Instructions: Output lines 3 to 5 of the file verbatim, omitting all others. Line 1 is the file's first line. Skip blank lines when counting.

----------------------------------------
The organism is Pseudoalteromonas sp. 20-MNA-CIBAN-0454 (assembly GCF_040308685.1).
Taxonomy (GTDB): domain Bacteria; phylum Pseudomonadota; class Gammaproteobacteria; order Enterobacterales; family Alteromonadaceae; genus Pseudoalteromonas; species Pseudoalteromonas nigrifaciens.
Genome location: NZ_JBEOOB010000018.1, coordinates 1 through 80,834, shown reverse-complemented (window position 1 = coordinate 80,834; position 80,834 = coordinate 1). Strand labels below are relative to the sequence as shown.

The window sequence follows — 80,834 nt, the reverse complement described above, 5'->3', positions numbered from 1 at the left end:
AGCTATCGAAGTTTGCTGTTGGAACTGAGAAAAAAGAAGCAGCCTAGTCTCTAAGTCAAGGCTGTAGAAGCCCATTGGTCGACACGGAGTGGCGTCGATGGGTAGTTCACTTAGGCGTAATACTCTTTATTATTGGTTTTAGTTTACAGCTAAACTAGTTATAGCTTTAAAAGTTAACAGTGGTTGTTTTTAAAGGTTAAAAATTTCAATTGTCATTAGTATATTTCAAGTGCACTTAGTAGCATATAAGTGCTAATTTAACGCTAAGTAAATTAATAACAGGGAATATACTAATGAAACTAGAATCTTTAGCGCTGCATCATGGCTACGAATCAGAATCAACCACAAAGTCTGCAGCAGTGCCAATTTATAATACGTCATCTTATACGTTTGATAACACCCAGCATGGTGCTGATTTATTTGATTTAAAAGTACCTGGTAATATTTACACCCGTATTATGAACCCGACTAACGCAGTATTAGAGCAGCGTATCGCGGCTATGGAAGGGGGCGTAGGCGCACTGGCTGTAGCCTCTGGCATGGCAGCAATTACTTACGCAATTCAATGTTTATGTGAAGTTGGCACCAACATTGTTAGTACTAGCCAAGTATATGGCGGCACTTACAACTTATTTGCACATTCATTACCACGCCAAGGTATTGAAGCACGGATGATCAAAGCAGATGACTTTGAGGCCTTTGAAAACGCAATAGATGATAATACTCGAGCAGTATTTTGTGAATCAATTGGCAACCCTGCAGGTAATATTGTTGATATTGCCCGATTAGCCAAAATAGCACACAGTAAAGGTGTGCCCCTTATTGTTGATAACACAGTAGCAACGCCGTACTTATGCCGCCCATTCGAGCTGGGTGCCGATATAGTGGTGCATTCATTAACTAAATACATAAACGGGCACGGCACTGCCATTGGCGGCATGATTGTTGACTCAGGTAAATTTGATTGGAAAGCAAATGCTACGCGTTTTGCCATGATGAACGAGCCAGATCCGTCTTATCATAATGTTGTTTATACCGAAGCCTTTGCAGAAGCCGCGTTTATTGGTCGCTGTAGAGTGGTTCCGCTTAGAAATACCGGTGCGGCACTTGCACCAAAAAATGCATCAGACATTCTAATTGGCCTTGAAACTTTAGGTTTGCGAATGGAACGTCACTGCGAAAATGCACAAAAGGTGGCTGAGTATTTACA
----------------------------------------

Genome location: NZ_JBEOOB010000018.1, coordinates 1 through 80,834, shown reverse-complemented (window position 1 = coordinate 80,834; position 80,834 = coordinate 1). Strand labels below are relative to the sequence as shown.

The window sequence follows — 80,834 nt, the reverse complement described above, 5'->3', positions numbered from 1 at the left end:
AGCTATCGAAGTTTGCTGTTGGAACTGAGAAAAAAGAAGCAGCCTAGTCTCTAAGTCAAGGCTGTAGAAGCCCATTGGTCGACACGGAGTGGCGTCGATGGGTAGTTCACTTAGGCGTAATACTCTTTATTATTGGTTTTAGTTTACAGCTAAACTAGTTATAGCTTTAAAAGTTAACAGTGGTTGTTTTTAAAGGTTAAAAATTTCAATTGTCATTAGTATATTTCAAGTGCACTTAGTAGCATATAAGTGCTAATTTAACGCTAAGTAAATTAATAACAGGGAATATACTAATGAAACTAGAATCTTTAGCGCTGCATCATGGCTACGAATCAGAATCAACCACAAAGTCTGCAGCAGTGCCAATTTATAATACGTCATCTTATACGTTTGATAACACCCAGCATGGTGCTGATTTATTTGATTTAAAAGTACCTGGTAATATTTACACCCGTATTATGAACCCGACTAACGCAGTATTAGAGCAGCGTATCGCGGCTATGGAAGGGGGCGTAGGCGCACTGGCTGTAGCCTCTGGCATGGCAGCAATTACTTACGCAATTCAATGTTTATGTGAAGTTGGCACCAACATTGTTAGTACTAGCCAAGTATATGGCGGCACTTACAACTTATTTGCACATTCATTACCACGCCAAGGTATTGAAGCACGGATGATCAAAGCAGATGACTTTGAGGCCTTTGAAAACGCAATAGATGATAATACTCGAGCAGTATTTTGTGAATCAATTGGCAACCCTGCAGGTAATATTGTTGATATTGCCCGATTAGCCAAAATAGCACACAGTAAAGGTGTGCCCCTTATTGTTGATAACACAGTAGCAACGCCGTACTTATGCCGCCCATTCGAGCTGGGTGCCGATATAGTGGTGCATTCATTAACTAAATACATAAACGGGCACGGCACTGCCATTGGCGGCATGATTGTTGACTCAGGTAAATTTGATTGGAAAGCAAATGCTACGCGTTTTGCCATGATGAACGAGCCAGATCCGTCTTATCATAATGTTGTTTATACCGAAGCCTTTGCAGAAGCCGCGTTTATTGGTCGCTGTAGAGTGGTTCCGCTTAGAAATACCGGTGCGGCACTTGCACCAAAAAATGCATCAGACATTCTAATTGGCCTTGAAACTTTAGGTTTGCGAATGGAACGTCACTGCGAAAATGCACAAAAGGTGGCTGAGTATTTACA